5 – Don’t overcommit
As women, we are SO good at overcommitting, then feeling guilty when we can’t get it all done. We often overestimate how much we can get done in a day or underestimate how long a particular project will take. Break down bigger projects e.g. updating your CV into smaller tasks. (My 15 Day Challenge will help if your big project is going back to work after a career break or redundancy). It’s much easier to get started on a small task than a big project. Say ‘no’ more often.
6 – Self-love
When you want to get more done in 24 hours, do you simply work harder? Or try and do two or three (or even four) things at the same time? This is a surefire way to burn out and collapse in a heap at the end of the day. Instead, give yourself permission to be kind to yourself. Many of us don’t get enough quality sleep (sometimes unavoidable if you have young children) or take enough time for ourselves. (Discover more ways to cope with overwhelm on my Resources page).
Self-love is about showing yourself compassion. Forgive yourself for mistakes. Don’t try to be perfect. Good enough really is good enough.
7 – Declutter your brain
If you have too much clutter in your brain – notes from school about World Book Day, reminders about dry-cleaning, bills to pay – your brain slows down. Your creativity dries up. Decision-making stutters. Your brain is overloaded.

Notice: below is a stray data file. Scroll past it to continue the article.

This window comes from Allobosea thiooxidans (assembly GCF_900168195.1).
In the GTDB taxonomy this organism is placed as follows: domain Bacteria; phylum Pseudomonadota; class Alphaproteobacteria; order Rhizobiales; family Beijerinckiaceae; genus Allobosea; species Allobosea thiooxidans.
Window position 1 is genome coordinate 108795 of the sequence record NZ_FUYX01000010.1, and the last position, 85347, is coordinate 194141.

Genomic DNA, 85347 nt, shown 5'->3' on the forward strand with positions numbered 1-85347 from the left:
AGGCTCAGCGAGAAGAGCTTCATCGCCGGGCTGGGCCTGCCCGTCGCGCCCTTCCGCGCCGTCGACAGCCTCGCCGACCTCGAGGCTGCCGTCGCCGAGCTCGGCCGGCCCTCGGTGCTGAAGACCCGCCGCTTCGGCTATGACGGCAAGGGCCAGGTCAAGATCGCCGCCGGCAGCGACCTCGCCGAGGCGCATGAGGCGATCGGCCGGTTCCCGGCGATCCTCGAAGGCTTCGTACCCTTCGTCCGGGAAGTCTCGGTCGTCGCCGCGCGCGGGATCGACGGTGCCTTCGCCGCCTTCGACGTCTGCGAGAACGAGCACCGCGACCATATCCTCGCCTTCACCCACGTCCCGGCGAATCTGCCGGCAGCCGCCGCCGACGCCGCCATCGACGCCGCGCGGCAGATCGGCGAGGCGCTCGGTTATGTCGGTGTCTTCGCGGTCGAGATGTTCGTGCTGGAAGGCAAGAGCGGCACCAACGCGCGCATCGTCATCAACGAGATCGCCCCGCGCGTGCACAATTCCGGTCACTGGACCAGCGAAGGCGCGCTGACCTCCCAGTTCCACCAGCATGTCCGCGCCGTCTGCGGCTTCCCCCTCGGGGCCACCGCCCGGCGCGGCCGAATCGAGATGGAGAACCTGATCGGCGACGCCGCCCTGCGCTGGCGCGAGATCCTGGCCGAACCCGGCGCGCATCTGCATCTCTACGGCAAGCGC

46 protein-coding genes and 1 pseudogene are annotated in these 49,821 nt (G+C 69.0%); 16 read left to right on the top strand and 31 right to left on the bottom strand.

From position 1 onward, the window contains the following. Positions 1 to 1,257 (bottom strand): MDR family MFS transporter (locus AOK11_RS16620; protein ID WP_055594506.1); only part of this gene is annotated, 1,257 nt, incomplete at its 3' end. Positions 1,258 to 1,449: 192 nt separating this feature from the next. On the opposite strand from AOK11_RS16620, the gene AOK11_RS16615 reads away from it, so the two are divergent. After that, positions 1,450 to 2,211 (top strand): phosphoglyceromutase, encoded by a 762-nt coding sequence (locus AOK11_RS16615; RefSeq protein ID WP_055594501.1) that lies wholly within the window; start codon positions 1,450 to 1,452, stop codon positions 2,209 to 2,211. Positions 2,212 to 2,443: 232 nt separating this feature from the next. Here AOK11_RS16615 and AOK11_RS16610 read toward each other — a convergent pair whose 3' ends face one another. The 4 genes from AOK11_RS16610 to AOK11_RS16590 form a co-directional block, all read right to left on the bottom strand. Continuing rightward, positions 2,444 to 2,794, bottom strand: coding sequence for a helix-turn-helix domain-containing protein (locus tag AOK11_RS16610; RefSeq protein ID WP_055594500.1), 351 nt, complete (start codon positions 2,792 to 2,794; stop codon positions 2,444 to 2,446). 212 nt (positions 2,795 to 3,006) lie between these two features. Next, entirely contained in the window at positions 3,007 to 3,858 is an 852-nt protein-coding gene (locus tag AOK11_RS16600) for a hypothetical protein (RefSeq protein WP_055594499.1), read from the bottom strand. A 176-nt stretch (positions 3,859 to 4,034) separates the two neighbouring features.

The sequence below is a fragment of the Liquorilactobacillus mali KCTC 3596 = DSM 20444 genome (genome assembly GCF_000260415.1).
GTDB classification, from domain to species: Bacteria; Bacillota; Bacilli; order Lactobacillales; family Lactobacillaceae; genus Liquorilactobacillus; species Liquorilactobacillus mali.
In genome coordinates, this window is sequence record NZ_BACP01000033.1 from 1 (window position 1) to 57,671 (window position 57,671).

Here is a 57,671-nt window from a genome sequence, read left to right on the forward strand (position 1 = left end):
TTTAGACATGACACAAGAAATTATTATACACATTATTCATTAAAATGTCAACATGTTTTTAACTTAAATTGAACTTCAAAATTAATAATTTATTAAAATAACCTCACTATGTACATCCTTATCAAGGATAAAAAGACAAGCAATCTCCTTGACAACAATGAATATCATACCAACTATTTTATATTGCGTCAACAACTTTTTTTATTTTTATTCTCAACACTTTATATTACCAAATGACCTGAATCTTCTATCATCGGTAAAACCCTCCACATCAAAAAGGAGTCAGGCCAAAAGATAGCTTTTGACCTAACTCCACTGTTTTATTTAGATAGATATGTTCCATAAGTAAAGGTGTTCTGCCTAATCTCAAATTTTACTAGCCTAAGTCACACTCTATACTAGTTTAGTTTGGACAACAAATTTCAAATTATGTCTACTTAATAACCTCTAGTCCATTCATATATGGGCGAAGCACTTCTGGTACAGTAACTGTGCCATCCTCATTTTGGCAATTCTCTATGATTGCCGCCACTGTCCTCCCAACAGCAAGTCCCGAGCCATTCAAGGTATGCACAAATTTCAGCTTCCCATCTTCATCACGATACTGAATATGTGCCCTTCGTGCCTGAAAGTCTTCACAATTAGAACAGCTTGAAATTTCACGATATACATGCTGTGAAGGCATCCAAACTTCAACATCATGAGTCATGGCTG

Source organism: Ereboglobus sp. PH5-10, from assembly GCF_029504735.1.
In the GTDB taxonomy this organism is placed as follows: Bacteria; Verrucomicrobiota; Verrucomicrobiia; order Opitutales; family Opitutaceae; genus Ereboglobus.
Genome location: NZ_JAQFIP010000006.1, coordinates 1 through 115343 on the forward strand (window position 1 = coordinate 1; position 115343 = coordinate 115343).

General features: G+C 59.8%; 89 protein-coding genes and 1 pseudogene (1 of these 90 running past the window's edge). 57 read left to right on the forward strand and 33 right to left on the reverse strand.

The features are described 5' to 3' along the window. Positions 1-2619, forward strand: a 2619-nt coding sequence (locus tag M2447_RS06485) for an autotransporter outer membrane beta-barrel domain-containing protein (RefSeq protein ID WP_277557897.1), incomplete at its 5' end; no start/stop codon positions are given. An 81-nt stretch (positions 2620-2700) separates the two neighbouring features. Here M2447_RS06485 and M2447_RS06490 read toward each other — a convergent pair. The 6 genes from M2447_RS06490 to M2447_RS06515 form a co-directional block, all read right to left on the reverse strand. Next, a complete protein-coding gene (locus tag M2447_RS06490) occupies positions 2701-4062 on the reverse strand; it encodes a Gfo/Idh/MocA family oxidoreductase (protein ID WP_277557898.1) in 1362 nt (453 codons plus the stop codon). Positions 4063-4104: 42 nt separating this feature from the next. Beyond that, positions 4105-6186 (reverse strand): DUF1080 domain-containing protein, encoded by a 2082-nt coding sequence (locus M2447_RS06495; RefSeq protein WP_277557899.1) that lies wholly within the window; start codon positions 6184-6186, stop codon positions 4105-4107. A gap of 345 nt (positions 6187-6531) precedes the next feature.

What you need is a good declutter. Brainstorm all those reminders and notes in your head. Get them out of your head and onto paper. Stop trying to remember everything. That is what pen and paper is for. When your pre-frontal cortex in your brain is overloaded, it just can’t function efficiently. Create a list or a mindmap. Try an application such as Trello or Evernote. Whichever approach you prefer, get it out of your head to declutter your brain.
I couldn’t magic up an extra couple of hours in my client’s day but I was able to give back 8 minutes in her 30 minute window.
Try just one of these time-making tips, and you will notice a difference in how you feel about the time you have available. Which one will you try?
Leave a comment below and let me know. Remember to come back in a few days to share how you’re getting on.